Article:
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South African unions get wage increases, look strong going into political succession talks

South African unions get wage increases, look strong going into political succession talks

South African unions have wrested hefty wage increases from public and private employers, wielding strikes as weapons at a time of high inflation, strong performance in the key mining sector and government surpluses.
The strength of unions, traditionally allied with the left wing of the governing African National Congress, could become critical with a looming showdown over who will succeed President Thabo Mbeki as president of the ANC and ultimately of the country.
A nearly monthlong strike by public sector unions set the pattern. It shut down schools and crippled hospitals across South Africa before unions representing poorly paid teachers and nurses _ who had originally demanded a 12 percent raise _ got 7.5 percent. Consumer inflation jumped to a four-year peak of 6.5 percent last month.
The mining, metal and engineering sectors have also been hit by strikes. A recent weeklong strike in the fuel sector caused gasoline shortages and prompted panic buying by motorists throughout South Africa.
A strike was avoided in the automotive industry and the National Union of Metalworkers secured a landmark settlement of a 9 percent increase for workers and 9.5 percent for those in the steel and engineering sectors.
In the most recent agreements, in the gold and coal mining sectors, two of South Africa's largest unions on Thursday secured wage increases of between 7.5 percent and 10 percent.
"With the increase in commodity prices, especially in gold, platinum and diamonds ... employers had no excuses," said Frans Baleni, general secretary of the National Union of Mineworkers.
There does seem to be a sense among employers that wage concessions are necessary when times are good. In recent years, workers have had increases that just matched or were even below overall inflation, and they were not keeping up with the higher costs of food, fuel, education and medical care.
Eric Nwedo, who negotiated the miners agreement on behalf of coal producers, said employers had taken into account high inflation and increases in the cost of food and fuel. They wanted to be seen to be "offering increases that will mean something," he said.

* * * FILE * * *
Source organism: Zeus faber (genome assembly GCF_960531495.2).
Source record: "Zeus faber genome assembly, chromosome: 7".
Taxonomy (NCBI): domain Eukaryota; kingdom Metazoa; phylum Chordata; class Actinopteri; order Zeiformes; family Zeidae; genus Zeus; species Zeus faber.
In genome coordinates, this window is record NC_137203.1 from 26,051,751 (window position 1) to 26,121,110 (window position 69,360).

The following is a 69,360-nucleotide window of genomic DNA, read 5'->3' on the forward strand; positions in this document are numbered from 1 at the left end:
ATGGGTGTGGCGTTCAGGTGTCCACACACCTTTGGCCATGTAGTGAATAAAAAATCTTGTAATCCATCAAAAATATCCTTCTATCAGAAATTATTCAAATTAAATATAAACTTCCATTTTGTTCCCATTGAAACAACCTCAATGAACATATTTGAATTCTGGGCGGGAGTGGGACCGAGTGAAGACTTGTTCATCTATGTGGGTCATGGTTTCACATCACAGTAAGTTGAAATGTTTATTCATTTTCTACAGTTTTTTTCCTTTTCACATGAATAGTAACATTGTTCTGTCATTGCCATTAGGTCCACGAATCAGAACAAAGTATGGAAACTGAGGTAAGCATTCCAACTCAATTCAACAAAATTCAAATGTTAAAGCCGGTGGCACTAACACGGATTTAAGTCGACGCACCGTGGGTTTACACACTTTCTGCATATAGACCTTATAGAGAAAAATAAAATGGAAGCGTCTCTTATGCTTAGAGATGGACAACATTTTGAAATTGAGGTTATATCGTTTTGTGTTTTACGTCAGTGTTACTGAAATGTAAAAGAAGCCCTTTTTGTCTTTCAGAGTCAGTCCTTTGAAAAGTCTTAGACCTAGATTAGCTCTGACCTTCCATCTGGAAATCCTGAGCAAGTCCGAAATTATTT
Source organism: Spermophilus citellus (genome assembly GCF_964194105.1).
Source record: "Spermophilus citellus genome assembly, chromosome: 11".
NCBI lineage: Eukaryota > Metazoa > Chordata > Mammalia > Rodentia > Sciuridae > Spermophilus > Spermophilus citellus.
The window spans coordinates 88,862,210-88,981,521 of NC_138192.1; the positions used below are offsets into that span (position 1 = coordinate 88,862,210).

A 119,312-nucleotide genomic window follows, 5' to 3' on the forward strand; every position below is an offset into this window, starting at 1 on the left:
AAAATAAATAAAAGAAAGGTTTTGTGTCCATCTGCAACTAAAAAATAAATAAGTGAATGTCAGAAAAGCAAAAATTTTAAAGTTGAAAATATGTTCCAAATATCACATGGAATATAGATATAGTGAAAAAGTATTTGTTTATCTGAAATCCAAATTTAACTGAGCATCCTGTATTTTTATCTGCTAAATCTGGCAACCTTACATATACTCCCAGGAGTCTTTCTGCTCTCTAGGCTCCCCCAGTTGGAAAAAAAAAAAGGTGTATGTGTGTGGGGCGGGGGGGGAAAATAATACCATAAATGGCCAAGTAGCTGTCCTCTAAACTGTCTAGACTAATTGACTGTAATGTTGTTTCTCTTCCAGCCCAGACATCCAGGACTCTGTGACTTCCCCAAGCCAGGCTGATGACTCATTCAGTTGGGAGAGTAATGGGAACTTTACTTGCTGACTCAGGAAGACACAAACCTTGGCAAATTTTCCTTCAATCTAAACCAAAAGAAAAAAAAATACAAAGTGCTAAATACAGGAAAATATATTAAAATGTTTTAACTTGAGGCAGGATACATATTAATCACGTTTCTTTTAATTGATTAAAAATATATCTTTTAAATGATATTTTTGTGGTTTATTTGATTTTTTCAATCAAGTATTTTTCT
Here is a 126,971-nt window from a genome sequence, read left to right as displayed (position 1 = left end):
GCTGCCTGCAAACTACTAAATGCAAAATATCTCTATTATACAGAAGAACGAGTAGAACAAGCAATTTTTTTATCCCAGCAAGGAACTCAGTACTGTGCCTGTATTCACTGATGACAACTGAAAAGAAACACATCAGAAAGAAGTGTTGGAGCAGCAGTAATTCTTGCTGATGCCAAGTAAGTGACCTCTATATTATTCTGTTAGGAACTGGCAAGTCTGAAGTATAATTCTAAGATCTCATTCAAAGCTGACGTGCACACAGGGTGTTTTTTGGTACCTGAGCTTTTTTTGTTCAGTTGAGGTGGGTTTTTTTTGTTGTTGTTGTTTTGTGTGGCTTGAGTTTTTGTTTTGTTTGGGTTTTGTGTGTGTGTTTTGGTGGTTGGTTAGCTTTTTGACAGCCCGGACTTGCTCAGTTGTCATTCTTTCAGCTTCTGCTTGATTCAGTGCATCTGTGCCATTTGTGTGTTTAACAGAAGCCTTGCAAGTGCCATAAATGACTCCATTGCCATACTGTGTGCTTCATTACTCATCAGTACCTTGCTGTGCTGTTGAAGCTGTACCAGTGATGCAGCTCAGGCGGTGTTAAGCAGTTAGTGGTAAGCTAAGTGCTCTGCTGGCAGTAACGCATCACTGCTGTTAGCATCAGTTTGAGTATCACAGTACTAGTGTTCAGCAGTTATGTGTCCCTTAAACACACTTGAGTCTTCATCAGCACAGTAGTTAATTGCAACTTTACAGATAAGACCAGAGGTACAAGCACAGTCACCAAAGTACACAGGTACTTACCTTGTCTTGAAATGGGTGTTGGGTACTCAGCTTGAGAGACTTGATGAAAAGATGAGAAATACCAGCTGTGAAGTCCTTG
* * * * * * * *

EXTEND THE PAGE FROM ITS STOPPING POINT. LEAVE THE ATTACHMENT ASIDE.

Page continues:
"We can't say the coal sector is booming. But the stability of coal prices enables us to deal with issues raised by unions. We believe it is a win-win agreement that takes into account the future sustainability of the industry," he said.
While mining companies face high production costs, the price of gold has increased by about 6 percent. The price of platinum has risen 11 percent this year, seeing profits for Impala Platinum Holdings Limited soar by 75 percent.
Economist Mike Schussler said companies didn't "want to upset the production apple cart."
He said the 26.9 percent increase in income tax and 14 percent rise in contributions to the national unemployment benefits fund showed that salaries in South Africa were growing, especially in the middle-income group.
Schussler said there was a demand for skilled workers from engineers to teachers as well as artisans and some employees were seeing increases of above 20 percent.
Concern that higher wages will only push inflation higher could be addressed by the fact that some of the unions, like NUM, agreed to keep wages at the new level for two years.
Still, foreign investors who may already have been put off by South African labor laws seen as among the most progressive on the continent were likely to be further concerned by the series of strikes.
The government's conservative macro-economic policies, including cutting social spending, put it on a collision course with the country's largest labor federation, the Congress of South African Trade Unions, part of a historical alliance with the governing ANC.
Rudi Dicks, a researcher with the Congress of South African Trade Unions, said workers had been taking home less cash every month, and the prolonged strike showed they were "extremely dissatisfied."
Dicks said the June public sector settlement set the benchmark for the wage talks that followed.
"No settlement has been less than 7.5 percent. It was fundamental," he said, adding that about 39 percent of workers earn 1,000 rand (about US$140; euro100) a month and the average minimum wage is about 2,500 rand (about US$350; euro250).
The ANC has a party conference scheduled in December to choose a new leader, who traditionally is its presidential candidate. Mbeki is barred by the constitution from seeking a third presidential term.
COSATU, which has spoken out against Mbeki's policies on everything from AIDS to Zimbabwe and supports fired deputy president Jacob Zuma in the succession battle, will have an influential voice at the conference.
"It is strategic for labor organization that is also a political partner to be strong," said independent analyst Trenton Elsley of the Cape Town-based Labor Research Service.


Updated : 2021-04-11 05:26 GMT+08:00